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When Does Trademark Protection Begin?

Cohen Law > Trademark  > When Does Trademark Protection Begin?

When Does Trademark Protection Begin?

trademark protection

We’ve had the opportunity to talk about how vital a legal tool Trademark is for any company out there.

Not only does it promote your brand and provide differentiation in the market.But it also protects your business from others trying to confuse your customers with subpar goods and services. It may also prevent con artists from trying to pass their products as your own.

trademark protection

Simply put, a trademark is your best legal recourse to keep the elements that identify your company in the market safe.

Once you understand the significance of filing a trademark for elements such as your company’s name or logo, you probably move to the next stage of interest relating to the subject, and ask yourself When does trademark protection begin? Many will be surprised, but in the US, a trademark is created upon the use of the trademark as it is used on the goods or in connection with the services in commerce, even if an application is NOT filed.  That type of trademark rights is called “common law” trademark rights.  However, common trademarks rights are limited in several ways, most notably it typically only provides protection to the geographical region in which users can be proved.  On the other hand, filing a federal trademark application with the United States Patent and Trademark Office (USPTO) conveys much greater protection and rights if the application is approved for a registration.

Also Read: What Is An Asset Protection Trust?

As with any legal process of significance, obtaining a trademark doesn’t happen overnight.

While your submission is reviewed, processed, and conditions are met on your end, several months will pass between the time you make your submission. Which is the main reason why we recommend you to get the proper legal advice on your particular situation and get your trademark process going as soon as possible.

Furthermore, these timeframes will most likely vary depending on how the trademark application is filed, and the hurdles the process might encounter during a review.

When does trademark protection begin? As discussed above, common law rights accrue from the moment of use in commerce.  In regards to Federal rights, the answer really is it depends. However, I’ll give you a quick overview of the two most likely scenarios you and your company will encounter with a very broad estimate of how much time may elapse from submission to approval.

To assist with visualization, I’ll share the graphical timeline the USPTO has on the subject.Do keep in mind that – just like they mention on their site – these charts do not contain every possible scenario and are intended to just offer you a general outlook on the process.

Also, keep in mind that these estimates assume you will respond immediately to any payments, documentation, and request made by the USPTO as your process is reviewed.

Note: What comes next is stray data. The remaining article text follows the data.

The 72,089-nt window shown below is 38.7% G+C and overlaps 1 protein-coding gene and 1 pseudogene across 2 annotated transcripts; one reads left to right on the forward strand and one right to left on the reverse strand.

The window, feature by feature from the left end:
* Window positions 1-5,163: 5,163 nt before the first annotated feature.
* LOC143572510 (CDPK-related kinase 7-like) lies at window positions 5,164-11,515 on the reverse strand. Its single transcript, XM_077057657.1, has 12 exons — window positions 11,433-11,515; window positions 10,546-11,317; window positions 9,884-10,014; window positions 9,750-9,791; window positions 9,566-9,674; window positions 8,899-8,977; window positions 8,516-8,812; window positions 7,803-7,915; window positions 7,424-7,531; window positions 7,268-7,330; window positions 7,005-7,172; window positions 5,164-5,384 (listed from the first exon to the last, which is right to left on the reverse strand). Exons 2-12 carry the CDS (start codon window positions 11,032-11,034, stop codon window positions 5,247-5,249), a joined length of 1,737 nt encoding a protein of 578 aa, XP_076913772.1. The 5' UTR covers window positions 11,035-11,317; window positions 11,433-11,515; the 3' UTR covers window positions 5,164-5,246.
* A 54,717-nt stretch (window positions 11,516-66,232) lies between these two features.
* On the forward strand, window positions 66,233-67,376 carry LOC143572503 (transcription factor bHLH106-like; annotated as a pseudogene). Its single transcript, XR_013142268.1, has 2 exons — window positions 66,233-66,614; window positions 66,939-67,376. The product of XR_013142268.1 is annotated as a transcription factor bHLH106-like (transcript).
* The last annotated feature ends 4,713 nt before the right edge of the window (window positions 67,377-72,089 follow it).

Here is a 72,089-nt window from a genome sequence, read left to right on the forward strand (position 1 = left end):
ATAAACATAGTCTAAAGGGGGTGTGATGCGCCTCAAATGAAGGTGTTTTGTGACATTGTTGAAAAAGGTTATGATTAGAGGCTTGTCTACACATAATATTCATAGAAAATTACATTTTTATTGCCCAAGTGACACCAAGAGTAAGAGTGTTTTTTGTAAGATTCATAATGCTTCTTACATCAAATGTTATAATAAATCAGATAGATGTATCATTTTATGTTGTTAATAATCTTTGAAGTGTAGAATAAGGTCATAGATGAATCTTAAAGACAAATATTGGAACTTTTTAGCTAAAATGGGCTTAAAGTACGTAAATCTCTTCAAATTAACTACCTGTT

Scenario 1: Currently using your trademark in commerce

Timeframe: Between 7 months and a year.

This type of submission – Section 1(a) – is the one you file if you are already using your intended trademark in interstate commerce. If everything goes without a hitch, your application is given a USPTO serial number upon submission (which you can use to check the status of your application), then it is handed to an examining attorney at the USPTO that determines if federal law permits the trademark to proceed to registration. If everything goes well, the USPTO publishes your trademark in the Trademark Official Gazette.

Then, if no objections are filled (that is, no other company comes forward stating this trademark harms their business) within a 30 day window after publication, the application will soon thereafter mature into a trademark registration and you will have an official federal trademark registration and all the rights that associated with it.

This is the basic outline of a Trademark submission using Section 1(a).But as I mentioned there are several instances where your process might encounter hiccups and require further action on your side, to check other possible scenarios that might prolong this process, check this flowchart on the USPTO site.

Scenario 2: Intention to use a trademark in commerce

Timeframe: Between 8 months and 2.5 Years

This is the type of submission you do if you have a trademark you know you will use in the future but aren´t using at the moment of filing. You do this when you want to get a head start on the process and, most importantly, you’d like your brand to be safeguarded by Trademark law as soon as possible.

The general approval process isn’t too dissimilar with scenario 1, except that if everything goes well, generally after two months from the date your Trademark was published without a third party opposition, the USPTO issues a Notice of Allowance (NOA) for it.

A NOA isn’t a registration, but it means you trademark already made it past the 30 day opposition period without any opposition from third parties and will be allowed to register after you file a Statement of Use (SOU) within the required timeframe.

After that, you can prolong the process by filing extension requests for up to 30 months or submit your SOU to get your trademark registered after it’s being used in commerce. You can check the USPTO flow chart on other delays the process might suffer here.

Keep in mind that these are just two of a handful of different scenarios relating to several different types of Trademarks a company may need. If you are wondering When does trademark protection begin in cases of owning a foreign trademark and other particular setups, please check the USPTO site for a detailed account and timeline of those processes.